Satwant Pasricha is an associate of Ian Stevenson’s,. and has independently investigated Indian cases of children than any other Indian researcher. She describes 45 such cases and compares them with cases studied in other countries. The main weakness of her cases is one that applies to many such cases – the child’s statements are seldom recorded at the time they are made, and have often been contaminated by the passage of time and the rewriting of history that tends to happen when a family makes its own attempts to ‘solve’ a case.
    Rogo, D. Scott The Search for Yesterday, New Jersey, Prentice-Hall, 1985.
    The first book by a parapsychologist to examine the evidence for reincarnation. A popular, journalistic, rather than an academic book, it identifies the few good hypnotic regression cases, but under-estimates and sometimes misjudges Ian Stevenson’s work in the field.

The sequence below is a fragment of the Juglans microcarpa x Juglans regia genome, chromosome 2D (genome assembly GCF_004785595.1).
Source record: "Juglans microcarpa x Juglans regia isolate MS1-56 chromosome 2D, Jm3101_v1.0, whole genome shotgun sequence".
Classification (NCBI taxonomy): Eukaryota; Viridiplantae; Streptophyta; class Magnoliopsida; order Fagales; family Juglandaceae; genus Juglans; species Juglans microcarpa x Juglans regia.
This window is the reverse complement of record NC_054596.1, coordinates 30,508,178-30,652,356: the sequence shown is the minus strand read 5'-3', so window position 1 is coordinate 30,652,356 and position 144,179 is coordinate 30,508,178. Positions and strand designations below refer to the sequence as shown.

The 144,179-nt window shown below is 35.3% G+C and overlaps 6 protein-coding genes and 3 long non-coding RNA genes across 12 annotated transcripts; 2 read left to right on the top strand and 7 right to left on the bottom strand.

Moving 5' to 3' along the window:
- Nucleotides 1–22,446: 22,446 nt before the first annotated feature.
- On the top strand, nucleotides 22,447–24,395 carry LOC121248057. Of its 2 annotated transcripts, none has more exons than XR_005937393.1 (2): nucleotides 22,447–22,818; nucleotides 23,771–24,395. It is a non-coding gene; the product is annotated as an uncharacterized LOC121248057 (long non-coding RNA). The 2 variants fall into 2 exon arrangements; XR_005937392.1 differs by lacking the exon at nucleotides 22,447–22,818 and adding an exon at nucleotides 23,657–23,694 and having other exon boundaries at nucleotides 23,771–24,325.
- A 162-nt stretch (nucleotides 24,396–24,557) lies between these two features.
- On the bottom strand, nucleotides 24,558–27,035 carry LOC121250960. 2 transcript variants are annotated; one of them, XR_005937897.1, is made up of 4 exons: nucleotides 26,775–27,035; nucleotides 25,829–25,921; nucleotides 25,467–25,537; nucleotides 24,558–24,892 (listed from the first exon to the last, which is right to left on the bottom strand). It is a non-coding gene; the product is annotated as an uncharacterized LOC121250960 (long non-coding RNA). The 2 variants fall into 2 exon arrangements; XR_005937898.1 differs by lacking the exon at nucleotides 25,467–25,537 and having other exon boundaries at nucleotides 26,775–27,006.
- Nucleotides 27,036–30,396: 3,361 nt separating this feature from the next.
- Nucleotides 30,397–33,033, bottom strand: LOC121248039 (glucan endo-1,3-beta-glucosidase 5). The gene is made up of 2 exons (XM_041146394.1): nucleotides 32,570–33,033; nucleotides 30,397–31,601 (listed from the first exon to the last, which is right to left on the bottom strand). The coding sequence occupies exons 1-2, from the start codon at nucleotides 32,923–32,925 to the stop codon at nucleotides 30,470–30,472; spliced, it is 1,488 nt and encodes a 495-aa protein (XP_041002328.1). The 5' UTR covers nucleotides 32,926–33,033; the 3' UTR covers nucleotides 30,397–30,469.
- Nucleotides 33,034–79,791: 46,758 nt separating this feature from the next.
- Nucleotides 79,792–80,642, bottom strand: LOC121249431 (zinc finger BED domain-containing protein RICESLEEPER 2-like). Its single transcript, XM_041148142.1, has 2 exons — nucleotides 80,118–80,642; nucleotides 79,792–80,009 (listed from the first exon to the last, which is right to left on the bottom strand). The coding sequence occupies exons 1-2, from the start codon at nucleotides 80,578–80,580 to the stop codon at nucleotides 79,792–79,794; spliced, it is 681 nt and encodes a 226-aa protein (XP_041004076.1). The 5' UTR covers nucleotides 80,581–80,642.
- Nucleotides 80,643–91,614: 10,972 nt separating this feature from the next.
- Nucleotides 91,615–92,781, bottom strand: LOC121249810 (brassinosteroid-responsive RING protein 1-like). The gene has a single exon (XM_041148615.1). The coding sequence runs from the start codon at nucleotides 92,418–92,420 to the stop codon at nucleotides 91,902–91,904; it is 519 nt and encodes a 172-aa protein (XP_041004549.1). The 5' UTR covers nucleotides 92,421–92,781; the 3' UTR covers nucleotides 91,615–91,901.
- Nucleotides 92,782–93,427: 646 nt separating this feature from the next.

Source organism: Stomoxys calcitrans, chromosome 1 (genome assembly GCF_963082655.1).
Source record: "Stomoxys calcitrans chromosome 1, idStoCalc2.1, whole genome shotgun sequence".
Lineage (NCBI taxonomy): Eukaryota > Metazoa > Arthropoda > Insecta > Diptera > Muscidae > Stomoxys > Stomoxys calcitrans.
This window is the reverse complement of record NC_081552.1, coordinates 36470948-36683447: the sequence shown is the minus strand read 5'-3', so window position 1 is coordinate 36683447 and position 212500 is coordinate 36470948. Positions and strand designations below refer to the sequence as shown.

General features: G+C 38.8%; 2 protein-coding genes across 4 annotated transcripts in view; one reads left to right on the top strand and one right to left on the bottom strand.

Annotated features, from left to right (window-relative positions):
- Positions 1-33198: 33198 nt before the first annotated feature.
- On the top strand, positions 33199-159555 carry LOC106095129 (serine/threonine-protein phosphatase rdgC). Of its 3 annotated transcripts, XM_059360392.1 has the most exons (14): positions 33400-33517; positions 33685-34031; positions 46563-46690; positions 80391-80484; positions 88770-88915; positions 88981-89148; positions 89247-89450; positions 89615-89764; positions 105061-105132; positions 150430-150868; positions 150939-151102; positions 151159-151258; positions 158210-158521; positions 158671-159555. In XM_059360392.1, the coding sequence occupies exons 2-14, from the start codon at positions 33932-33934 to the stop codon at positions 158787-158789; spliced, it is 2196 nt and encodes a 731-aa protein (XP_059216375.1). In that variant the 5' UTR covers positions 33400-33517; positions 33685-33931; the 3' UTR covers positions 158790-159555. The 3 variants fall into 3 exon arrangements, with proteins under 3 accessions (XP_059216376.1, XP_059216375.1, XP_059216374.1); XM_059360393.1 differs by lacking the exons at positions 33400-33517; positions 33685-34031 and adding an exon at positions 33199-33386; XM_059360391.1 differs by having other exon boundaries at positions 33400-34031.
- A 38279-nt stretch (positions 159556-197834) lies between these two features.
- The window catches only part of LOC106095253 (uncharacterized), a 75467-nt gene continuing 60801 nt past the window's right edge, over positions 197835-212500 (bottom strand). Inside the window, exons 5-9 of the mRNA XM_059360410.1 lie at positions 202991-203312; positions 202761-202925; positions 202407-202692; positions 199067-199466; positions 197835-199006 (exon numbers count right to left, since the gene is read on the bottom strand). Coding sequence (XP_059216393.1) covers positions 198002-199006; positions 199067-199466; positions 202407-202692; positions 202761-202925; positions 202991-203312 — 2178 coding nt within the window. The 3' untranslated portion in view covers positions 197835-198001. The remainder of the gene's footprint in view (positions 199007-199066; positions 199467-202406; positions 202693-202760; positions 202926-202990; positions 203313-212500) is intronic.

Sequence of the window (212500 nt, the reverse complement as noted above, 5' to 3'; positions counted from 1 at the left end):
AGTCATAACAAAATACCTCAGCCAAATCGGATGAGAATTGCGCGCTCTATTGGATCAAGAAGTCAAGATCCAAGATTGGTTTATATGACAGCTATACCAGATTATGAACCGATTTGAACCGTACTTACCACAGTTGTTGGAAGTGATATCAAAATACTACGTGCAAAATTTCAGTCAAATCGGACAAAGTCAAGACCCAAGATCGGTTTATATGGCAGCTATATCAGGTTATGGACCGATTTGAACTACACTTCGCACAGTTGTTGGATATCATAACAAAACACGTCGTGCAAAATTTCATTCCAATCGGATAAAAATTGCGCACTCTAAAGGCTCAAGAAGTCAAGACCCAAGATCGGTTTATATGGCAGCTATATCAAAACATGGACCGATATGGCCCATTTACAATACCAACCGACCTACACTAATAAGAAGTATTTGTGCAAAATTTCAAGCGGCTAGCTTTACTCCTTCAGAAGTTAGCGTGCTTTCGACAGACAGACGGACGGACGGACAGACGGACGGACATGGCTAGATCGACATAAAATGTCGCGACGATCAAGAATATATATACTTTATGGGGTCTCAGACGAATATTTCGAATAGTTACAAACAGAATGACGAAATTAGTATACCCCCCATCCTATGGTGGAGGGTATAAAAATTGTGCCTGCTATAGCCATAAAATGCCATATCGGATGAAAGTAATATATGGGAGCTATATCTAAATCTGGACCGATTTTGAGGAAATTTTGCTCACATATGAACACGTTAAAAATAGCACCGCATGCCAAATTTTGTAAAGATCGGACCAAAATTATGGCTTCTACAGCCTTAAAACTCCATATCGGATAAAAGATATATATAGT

TenDam, Hans Exploring Reincarnation, London, Arkana, 1987. ISBN 0 14 019204 2.
    An excellent book for the serious student. Comprehensive and dispassionate, it begins with a consideration of the hypothesis and its history, moving on to experiences, including spontaneous recall, prebirth memories, regression and experiences around death. The third section is an extensive philosophical discussion of various possible views of the topic.
    Woolger, Roger Other Lives, Other Selves, London, Crucible, 1987. ISBN 1 85274 084 1.
    One of the best books on hypnotic regression and its implications for psychotherapy. The author, originally a sceptic, is trained in Jungian analysis. Here he expands Jungian theory beyond childhood events and offers a holistic approach to altering destructive emotional patterns. With the help of case histories, he explores the connection between past life illness and current life fitness – both emotional and physical. He documents a number of psychological conditions that have responded to this approach.
    Bowman, Carol Childrens’ Past Lives, Shaftesbury, Element, 1997. ISBN 1 86204 149 0.